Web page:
Currently, the planet Venus is visible, albeit very low inthe western evening sky right after sundown. Those with obstructions such astrees or buildings toward the west may not be able to see Venus yet, thanks toits low altitude. But this current evening apparition of Venus is going toevolve into a very good one in the coming days and weeks, so let's get into afuller explanation of what is to come.
Venus passedsuperior conjunction (appearing to go behind the sun as seen from Earth) backon June 9. Initially, it was mired deep in the brilliant glare of the sun.Nonetheless, in the days that followed it moved on a steady course toward theeast and pulled ever-so-slowly away from the sun's vicinity.
And now, during the last days of August and intoearly September, Venus has finally begun climbing up out of the sunset glow inearnest and is now about to reclaim its role as the brilliant "eveningstar," a title it has not held since the end of July 2007. Look for it nowwith binoculars shortly after sundown very low in the southwest. Venus willstand about 10 degrees high in the western sky at sundown (your clinched fistheld at arm's length is roughly 10 degrees wide) and will touch the horizonjust a few minutes shy of a full hour after sunset, giving less experienced skywatchers a chance to get a good glimpse.
Fall and winter spectacle
In the following weeks, it should gradually become easier tosee. By October 1, it will set about 30 degrees south of due west nearly 75minutes after sunset. Continuing to swing east of the sun as the fall seasonprogresses, Venus will become plainly visible in the southwestern evening skyeven to the most casual of observers. On the evening of December 1, Venus willteam up with the planet Jupiter anda lovely crescent moon in the southwest sky right after sundown: the threebrightest objects in the night sky gathering in a dramatic celestial tableau thatwill turn heads even of those who normally do not look up at the sky at night.
Appearing as a brilliant silvery-white starlike object ofmagnitude ?4.3, our sister planet will set almost four hours after the sun byChristmas Day. In fact, if the air is very clear and the sky a good, deep blue,you might try looking for Venus shortly before sunset. As the sky darkens, itwill seem to swell from a tiny white spark to a big, almost dazzlingChristmas-season star.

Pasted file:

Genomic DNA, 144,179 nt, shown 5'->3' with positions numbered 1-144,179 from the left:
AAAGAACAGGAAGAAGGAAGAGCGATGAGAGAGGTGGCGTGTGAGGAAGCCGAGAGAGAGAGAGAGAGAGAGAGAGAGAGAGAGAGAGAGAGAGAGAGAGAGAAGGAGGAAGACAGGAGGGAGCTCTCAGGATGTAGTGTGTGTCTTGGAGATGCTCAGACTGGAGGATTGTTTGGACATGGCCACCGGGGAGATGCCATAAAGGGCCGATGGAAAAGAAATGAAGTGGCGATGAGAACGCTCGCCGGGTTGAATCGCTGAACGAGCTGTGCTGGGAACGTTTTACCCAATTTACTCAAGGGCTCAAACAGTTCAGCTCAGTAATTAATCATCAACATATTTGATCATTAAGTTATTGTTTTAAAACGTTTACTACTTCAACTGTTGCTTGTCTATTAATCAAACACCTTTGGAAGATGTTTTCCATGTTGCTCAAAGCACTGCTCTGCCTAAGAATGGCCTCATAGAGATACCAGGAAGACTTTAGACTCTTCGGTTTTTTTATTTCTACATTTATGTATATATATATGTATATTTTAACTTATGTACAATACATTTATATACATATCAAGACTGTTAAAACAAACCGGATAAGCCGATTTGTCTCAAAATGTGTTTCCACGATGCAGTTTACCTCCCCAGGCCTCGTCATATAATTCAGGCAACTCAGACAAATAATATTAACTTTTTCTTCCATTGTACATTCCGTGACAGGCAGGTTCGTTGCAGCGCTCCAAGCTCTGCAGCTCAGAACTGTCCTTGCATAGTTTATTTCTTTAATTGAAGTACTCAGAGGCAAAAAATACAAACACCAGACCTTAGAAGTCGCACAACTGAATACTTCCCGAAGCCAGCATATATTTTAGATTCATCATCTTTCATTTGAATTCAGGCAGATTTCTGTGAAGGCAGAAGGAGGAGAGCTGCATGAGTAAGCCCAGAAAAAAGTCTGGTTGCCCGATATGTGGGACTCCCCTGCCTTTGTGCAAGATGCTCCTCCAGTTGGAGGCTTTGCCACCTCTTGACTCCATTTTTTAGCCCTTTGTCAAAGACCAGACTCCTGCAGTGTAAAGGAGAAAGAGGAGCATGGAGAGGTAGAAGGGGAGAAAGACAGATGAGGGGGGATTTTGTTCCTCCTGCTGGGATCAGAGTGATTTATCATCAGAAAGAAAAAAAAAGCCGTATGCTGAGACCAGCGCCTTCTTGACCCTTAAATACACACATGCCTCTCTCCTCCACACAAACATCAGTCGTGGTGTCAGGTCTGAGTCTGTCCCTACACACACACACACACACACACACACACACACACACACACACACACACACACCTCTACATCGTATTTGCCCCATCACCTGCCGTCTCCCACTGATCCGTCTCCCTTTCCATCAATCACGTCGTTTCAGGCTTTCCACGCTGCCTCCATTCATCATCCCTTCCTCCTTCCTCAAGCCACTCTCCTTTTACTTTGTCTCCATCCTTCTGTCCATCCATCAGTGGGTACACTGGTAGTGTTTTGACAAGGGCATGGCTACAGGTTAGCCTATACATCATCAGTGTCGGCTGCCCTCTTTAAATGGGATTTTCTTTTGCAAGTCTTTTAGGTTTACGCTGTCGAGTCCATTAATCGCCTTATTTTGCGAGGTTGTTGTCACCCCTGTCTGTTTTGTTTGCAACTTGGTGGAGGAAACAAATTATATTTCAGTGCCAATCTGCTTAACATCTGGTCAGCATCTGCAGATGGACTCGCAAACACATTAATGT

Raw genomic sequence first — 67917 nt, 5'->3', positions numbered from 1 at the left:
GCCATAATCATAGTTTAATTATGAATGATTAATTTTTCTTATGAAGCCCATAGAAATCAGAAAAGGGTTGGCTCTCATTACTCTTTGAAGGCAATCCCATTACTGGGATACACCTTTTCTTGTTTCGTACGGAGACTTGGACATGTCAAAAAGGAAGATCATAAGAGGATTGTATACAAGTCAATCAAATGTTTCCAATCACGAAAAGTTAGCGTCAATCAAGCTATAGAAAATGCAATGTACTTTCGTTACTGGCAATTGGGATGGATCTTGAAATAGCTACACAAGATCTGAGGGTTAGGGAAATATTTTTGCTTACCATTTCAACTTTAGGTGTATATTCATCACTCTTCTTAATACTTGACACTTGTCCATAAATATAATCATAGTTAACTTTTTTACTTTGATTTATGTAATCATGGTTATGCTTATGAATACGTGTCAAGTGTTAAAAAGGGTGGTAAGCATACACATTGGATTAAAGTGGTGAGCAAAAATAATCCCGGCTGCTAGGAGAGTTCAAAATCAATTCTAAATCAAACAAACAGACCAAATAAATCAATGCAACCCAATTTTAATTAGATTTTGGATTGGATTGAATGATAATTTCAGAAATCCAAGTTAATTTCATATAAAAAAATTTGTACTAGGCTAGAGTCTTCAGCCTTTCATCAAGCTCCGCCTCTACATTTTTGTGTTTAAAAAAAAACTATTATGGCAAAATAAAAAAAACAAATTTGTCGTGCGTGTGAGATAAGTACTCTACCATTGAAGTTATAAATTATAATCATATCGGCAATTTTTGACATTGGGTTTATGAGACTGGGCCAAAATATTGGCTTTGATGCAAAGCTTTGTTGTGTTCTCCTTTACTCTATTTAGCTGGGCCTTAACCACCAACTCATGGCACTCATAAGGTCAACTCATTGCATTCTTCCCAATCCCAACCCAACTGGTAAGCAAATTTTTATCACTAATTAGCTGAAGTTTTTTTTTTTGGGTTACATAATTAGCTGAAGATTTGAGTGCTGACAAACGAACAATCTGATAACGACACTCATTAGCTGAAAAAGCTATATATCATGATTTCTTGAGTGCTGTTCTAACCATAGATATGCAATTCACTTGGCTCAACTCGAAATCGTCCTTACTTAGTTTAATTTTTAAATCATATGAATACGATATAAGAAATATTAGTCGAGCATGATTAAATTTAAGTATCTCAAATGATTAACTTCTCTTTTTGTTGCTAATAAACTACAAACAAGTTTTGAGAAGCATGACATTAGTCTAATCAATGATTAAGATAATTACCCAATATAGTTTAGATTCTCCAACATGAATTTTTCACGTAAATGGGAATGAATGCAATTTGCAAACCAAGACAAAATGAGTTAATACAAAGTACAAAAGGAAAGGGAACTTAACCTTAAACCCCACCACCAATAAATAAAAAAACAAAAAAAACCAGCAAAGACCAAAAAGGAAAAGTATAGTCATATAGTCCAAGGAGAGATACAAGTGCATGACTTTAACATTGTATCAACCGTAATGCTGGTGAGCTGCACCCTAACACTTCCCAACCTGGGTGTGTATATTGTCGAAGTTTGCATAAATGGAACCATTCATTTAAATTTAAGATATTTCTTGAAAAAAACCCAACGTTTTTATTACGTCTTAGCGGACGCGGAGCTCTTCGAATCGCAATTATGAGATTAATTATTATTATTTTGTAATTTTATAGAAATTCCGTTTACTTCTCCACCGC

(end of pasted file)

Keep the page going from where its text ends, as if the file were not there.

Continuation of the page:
Indeed, it will be during the winter of 2009 that Venus willperform like a sequined showgirl, calling attention to herself each evening.
An evening and morning star
Viewed in the western twilight, this planet always appearsdazzlingly bright to the unaided eye, and more so in binoculars. Venus reachesits greatest elongation — its greatest angular distance — 47 degrees to theeast of the sun on January 14. It will appear at its brightest in midwinter asit heads back down toward the sun, reaching its greatest brilliancy for thisapparition on February 19 at magnitude ?4.6. The planet will be most strikingthen, shining nearly twice as bright as it does now. Venus will then slide backtoward the glare of the sun, but because it will appear to pass more than eightdegrees north of it when it passes inferior conjunction on March 27, a mostunusual circumstance will take place for a few days around that time: Venuswill be visible as both an evening and morning object, glowing low in the westright after sunset and also low in the east just before sunrise. It finally(almost reluctantly) will vanish for evening viewers view by the end of March.
Getting thinner ... and bigger
Between now and the end of March, repeated observation of Venuswith a small telescope will show nearly a complete range of its phases and disksizes. Currently, the planet appears almost full (92 percent sunlit on August29), and through the first half of the upcoming fall season will displaynothing more than a tiny, dazzling gibbous disk. It will start becomingnoticeably less gibbous by early December. In mid January 2009, Venus reachesdichotomy (displaying a "half moon" shape). Then, during February, itshows us an increasingly large crescent phase as it swings toward Earth.Indeed, those using telescopes will note that while the Earth-Venus distance islessening, the apparent size of Venus' disk will grow, doubling from itspresent size by January 3. When it has doubled again in size on February 26,its large crescent shape should be easily discernable even in steadily held7-power binoculars.
But even after it passes inferior conjunction on March 27,our Venus show will not be over, for it dramatically reemerges as a dazzling"morning star" low in the eastern sky by the beginning of April.Then, a repeat performance will begin, with the above sequence of eventsreversed. And that will continue right through to the end of 2009.
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Joe Rao serves as an instructor and guest lecturer at New York's Hayden Planetarium. He writes about astronomy for The New York Times and otherpublications, and he is also an on-camera meteorologist for News 12 Westchester, New York.
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Joe Rao is Space.com's skywatching columnist, as well as a veteran meteorologist and eclipse chaser who also serves as an instructor and guest lecturer at New York's Hayden Planetarium. He writes about astronomy for Natural History magazine, the Farmers' Almanac and other publications. Joe is an 8-time Emmy-nominated meteorologist who served the Putnam Valley region of New York for over 21 years. You can find him on Twitter and YouTube tracking lunar and solar eclipses, meteor showers and more. To find out Joe's latest project, visit him on Twitter.